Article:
Google rolls out Hangouts On Air

SAN FRANCISCO: Google has started letting members of its social network broadcast "hangouts" live to the company's growing online community.

Hangouts On Air were introduced last year at Google+ with select high-profile members testing the service that lets as many as 10 people at a time take part in roundtable-style video chats broadcast for anyone to see.

"This small community has grown the feature in lots of creative ways," said Google+ engineering director Chee Chew.

"And they've made one thing crystal clear: when groups of passionate individuals can broadcast live, together, the results are truly remarkable."

The UN Secretary-General, Ban Ki-moo; the US President, Barack Obama; musician; Desmond Tutu and even the Dalai Lama have taken part in "On Air" hangouts.

"Today we're excited to launch Hangouts On Air to Google+ users worldwide," Chew said.


"So if you have something to say- as an aspiring artist, a global celebrity, or a concerned citizen -you can now go live in front of a global audience."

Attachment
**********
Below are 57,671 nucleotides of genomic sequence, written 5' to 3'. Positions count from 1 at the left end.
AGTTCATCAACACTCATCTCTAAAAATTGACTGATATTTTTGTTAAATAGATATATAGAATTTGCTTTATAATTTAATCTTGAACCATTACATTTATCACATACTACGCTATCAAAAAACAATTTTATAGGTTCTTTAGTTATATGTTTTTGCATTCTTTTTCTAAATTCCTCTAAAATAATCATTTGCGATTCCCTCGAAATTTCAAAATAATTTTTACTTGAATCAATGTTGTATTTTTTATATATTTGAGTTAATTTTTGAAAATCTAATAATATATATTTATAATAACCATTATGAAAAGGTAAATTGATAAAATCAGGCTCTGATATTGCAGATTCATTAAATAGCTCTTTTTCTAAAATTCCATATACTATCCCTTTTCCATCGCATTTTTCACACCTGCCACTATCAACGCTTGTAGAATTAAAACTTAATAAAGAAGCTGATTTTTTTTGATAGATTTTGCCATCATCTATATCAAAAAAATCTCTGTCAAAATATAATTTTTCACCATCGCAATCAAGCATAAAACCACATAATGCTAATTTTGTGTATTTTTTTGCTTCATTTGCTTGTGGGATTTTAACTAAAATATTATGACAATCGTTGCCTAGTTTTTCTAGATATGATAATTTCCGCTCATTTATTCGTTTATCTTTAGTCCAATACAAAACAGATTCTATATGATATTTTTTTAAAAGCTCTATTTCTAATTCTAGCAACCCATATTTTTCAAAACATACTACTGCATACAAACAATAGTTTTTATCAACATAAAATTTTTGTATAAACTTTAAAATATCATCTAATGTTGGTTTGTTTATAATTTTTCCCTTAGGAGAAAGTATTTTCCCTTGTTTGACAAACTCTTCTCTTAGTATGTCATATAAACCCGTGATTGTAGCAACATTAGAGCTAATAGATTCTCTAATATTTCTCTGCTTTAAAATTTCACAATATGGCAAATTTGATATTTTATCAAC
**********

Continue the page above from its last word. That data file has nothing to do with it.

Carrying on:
The "On Air" option for Google+ hangouts is being rolled out gradually because "launching millions of live stations takes some doing".

The feature has been a huge draw at the online community.

Hangouts can be limited to invited friends or opened to anyone.

"We think looking somebody in the eye and communicating in the normal social way we've learnt to do over millennia is important," Google+ vice president Bradley Horowitz said.

"We wanted to bring that authenticity back into the equation."

Hangouts have surprised the Google+ team. They have been used for language and music lessons. A stutterers' support group uses them for group meetings, and let bedridden people virtually explore the world.